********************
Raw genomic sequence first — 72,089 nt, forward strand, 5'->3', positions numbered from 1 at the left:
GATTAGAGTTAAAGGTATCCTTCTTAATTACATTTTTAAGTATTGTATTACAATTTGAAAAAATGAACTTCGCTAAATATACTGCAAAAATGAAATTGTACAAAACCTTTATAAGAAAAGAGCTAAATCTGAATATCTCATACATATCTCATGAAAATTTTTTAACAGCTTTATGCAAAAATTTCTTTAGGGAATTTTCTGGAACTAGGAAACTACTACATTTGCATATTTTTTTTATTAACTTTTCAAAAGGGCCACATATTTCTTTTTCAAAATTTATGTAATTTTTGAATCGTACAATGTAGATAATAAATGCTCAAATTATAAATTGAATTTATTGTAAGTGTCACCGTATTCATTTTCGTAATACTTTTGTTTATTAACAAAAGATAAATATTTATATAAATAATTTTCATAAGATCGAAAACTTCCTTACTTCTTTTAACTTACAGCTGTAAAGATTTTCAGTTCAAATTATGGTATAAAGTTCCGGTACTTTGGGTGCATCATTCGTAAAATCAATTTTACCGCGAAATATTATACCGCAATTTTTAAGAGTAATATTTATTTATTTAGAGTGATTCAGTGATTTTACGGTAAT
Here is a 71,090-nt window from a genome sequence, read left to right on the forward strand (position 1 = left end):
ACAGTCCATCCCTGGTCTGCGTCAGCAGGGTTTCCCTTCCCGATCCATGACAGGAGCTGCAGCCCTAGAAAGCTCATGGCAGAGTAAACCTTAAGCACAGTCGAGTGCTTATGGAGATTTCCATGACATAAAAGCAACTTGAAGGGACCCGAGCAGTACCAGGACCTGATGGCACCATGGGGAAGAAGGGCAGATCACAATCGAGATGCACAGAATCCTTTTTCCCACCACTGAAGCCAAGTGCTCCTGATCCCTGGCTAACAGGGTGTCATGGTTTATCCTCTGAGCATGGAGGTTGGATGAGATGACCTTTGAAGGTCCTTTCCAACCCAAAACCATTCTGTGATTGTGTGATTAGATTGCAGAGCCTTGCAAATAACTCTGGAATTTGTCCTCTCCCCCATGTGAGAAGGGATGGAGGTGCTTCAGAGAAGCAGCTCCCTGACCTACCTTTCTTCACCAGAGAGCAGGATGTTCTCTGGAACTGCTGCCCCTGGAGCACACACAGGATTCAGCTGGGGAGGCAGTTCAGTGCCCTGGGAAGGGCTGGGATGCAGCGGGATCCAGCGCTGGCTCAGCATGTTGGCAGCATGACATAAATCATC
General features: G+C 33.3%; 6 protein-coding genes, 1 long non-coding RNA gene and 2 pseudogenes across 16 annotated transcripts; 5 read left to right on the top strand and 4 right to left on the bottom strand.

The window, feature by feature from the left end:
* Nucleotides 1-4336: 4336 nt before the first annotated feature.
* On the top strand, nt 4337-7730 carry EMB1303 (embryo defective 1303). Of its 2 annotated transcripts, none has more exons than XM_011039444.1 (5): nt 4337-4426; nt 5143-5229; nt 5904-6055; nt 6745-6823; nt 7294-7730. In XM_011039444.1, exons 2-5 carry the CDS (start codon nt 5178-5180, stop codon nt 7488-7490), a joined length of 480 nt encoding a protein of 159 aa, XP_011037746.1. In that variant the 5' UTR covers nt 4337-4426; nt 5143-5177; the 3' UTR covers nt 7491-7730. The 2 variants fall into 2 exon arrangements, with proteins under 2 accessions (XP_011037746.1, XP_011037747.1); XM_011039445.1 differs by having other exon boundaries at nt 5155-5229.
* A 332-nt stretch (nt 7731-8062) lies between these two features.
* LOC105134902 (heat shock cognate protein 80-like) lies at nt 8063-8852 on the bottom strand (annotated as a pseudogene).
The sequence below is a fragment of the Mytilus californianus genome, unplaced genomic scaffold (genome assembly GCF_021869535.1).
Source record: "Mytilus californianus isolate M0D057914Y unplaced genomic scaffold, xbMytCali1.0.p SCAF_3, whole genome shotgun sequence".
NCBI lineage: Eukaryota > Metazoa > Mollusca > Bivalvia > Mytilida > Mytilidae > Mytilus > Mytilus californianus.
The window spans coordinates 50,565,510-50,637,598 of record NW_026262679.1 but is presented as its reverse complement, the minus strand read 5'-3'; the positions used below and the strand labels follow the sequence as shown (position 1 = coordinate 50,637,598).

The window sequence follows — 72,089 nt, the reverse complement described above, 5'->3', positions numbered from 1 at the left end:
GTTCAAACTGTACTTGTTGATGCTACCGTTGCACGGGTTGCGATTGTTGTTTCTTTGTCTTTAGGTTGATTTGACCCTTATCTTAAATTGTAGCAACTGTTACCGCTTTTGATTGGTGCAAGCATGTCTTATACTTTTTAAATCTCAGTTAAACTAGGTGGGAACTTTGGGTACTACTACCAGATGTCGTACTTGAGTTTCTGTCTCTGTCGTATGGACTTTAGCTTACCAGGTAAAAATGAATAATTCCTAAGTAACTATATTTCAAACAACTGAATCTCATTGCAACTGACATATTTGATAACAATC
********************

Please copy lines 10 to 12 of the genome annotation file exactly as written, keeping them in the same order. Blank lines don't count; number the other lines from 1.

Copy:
* LOC105134902 (heat shock cognate protein 80-like) lies at nt 8063-8852 on the bottom strand (annotated as a pseudogene).
The sequence below is a fragment of the Mytilus californianus genome, unplaced genomic scaffold (genome assembly GCF_021869535.1).
Source record: "Mytilus californianus isolate M0D057914Y unplaced genomic scaffold, xbMytCali1.0.p SCAF_3, whole genome shotgun sequence".